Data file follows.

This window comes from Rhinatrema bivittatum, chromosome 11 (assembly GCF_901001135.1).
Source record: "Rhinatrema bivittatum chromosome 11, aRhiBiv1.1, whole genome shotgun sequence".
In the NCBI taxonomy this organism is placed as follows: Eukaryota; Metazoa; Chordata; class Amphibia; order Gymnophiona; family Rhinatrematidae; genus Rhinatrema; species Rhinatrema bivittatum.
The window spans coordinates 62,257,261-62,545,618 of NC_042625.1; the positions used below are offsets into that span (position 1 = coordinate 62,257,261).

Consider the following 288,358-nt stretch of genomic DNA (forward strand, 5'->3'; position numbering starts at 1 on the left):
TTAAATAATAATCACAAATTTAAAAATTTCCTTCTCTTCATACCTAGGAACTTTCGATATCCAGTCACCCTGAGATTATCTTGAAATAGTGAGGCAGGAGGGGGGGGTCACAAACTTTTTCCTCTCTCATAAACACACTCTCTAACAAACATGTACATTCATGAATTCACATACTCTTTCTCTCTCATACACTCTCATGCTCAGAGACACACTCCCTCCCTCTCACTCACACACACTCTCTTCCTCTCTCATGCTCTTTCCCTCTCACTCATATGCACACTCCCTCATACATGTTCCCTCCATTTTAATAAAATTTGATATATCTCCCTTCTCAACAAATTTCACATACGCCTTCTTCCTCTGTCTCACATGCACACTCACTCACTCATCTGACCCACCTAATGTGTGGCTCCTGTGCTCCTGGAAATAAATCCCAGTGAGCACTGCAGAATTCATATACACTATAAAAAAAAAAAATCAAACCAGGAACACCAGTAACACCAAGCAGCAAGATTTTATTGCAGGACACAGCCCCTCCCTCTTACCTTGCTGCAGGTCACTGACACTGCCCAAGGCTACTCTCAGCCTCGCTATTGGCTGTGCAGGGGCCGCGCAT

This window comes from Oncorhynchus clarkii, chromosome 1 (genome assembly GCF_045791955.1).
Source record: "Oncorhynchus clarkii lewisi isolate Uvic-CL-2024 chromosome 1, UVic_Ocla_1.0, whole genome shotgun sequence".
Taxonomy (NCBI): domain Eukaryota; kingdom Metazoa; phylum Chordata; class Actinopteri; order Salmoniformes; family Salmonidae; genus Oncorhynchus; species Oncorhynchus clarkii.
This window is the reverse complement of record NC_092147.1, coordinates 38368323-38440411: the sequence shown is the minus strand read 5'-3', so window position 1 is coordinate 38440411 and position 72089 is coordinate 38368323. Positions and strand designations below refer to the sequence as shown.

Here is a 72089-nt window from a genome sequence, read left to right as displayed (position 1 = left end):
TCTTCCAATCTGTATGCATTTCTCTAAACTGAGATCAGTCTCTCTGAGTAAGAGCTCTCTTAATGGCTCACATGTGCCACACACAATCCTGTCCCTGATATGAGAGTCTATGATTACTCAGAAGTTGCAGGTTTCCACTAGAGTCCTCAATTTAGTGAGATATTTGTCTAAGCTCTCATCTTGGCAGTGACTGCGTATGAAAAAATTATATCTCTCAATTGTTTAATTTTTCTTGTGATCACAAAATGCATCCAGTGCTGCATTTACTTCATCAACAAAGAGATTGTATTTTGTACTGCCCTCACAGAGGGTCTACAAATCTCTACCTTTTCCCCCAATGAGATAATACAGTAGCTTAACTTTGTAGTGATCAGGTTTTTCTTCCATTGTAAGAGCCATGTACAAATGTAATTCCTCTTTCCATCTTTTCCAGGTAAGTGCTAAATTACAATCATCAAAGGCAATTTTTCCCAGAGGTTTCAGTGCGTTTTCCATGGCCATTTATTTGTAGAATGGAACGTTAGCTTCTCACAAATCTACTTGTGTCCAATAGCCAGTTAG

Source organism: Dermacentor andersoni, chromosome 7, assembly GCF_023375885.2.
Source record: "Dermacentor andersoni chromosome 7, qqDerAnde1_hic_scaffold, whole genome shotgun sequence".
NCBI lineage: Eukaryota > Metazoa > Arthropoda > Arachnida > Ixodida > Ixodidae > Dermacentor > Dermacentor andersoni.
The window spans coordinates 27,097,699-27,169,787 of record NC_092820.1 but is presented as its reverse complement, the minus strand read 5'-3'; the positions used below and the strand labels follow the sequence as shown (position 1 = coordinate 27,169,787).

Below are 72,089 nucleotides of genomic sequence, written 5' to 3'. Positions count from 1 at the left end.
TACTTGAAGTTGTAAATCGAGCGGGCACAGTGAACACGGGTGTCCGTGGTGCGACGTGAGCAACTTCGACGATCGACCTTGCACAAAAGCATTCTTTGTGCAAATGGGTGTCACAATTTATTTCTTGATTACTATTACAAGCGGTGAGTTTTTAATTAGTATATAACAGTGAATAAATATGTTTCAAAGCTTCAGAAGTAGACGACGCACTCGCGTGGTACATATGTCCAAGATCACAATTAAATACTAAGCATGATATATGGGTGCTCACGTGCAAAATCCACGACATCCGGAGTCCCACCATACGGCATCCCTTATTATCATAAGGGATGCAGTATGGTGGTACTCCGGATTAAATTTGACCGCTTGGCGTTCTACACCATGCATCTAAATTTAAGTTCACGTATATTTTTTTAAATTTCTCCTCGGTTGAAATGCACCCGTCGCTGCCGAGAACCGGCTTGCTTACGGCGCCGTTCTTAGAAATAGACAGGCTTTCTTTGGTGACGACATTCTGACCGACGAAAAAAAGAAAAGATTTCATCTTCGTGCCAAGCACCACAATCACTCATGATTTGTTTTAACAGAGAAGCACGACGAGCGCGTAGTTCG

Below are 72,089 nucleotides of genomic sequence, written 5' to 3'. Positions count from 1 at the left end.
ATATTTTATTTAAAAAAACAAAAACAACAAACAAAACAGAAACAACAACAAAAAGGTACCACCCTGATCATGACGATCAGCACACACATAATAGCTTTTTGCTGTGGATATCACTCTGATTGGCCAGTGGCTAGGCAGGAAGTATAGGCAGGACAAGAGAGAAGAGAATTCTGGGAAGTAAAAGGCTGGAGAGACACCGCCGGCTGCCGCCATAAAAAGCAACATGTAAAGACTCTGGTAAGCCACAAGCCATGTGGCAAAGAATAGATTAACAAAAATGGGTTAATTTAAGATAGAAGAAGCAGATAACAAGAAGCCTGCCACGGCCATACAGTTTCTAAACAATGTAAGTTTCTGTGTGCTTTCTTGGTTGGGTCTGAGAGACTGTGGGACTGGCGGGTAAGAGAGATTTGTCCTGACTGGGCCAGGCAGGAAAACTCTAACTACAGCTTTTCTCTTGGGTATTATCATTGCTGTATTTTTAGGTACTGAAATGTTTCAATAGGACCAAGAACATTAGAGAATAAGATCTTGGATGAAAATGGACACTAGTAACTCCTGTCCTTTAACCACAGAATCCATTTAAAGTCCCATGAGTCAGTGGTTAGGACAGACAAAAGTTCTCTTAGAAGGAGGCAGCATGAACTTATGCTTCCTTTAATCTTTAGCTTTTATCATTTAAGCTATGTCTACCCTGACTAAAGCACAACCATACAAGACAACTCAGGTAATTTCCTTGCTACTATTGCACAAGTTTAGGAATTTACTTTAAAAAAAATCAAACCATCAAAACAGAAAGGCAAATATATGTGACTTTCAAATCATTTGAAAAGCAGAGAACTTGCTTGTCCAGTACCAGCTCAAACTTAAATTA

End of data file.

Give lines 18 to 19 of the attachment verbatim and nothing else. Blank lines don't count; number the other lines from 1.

TACTTGAAGTTGTAAATCGAGCGGGCACAGTGAACACGGGTGTCCGTGGTGCGACGTGAGCAACTTCGACGATCGACCTTGCACAAAAGCATTCTTTGTGCAAATGGGTGTCACAATTTATTTCTTGATTACTATTACAAGCGGTGAGTTTTTAATTAGTATATAACAGTGAATAAATATGTTTCAAAGCTTCAGAAGTAGACGACGCACTCGCGTGGTACATATGTCCAAGATCACAATTAAATACTAAGCATGATATATGGGTGCTCACGTGCAAAATCCACGACATCCGGAGTCCCACCATACGGCATCCCTTATTATCATAAGGGATGCAGTATGGTGGTACTCCGGATTAAATTTGACCGCTTGGCGTTCTACACCATGCATCTAAATTTAAGTTCACGTATATTTTTTTAAATTTCTCCTCGGTTGAAATGCACCCGTCGCTGCCGAGAACCGGCTTGCTTACGGCGCCGTTCTTAGAAATAGACAGGCTTTCTTTGGTGACGACATTCTGACCGACGAAAAAAAGAAAAGATTTCATCTTCGTGCCAAGCACCACAATCACTCATGATTTGTTTTAACAGAGAAGCACGACGAGCGCGTAGTTCG

Below are 72,089 nucleotides of genomic sequence, written 5' to 3'. Positions count from 1 at the left end.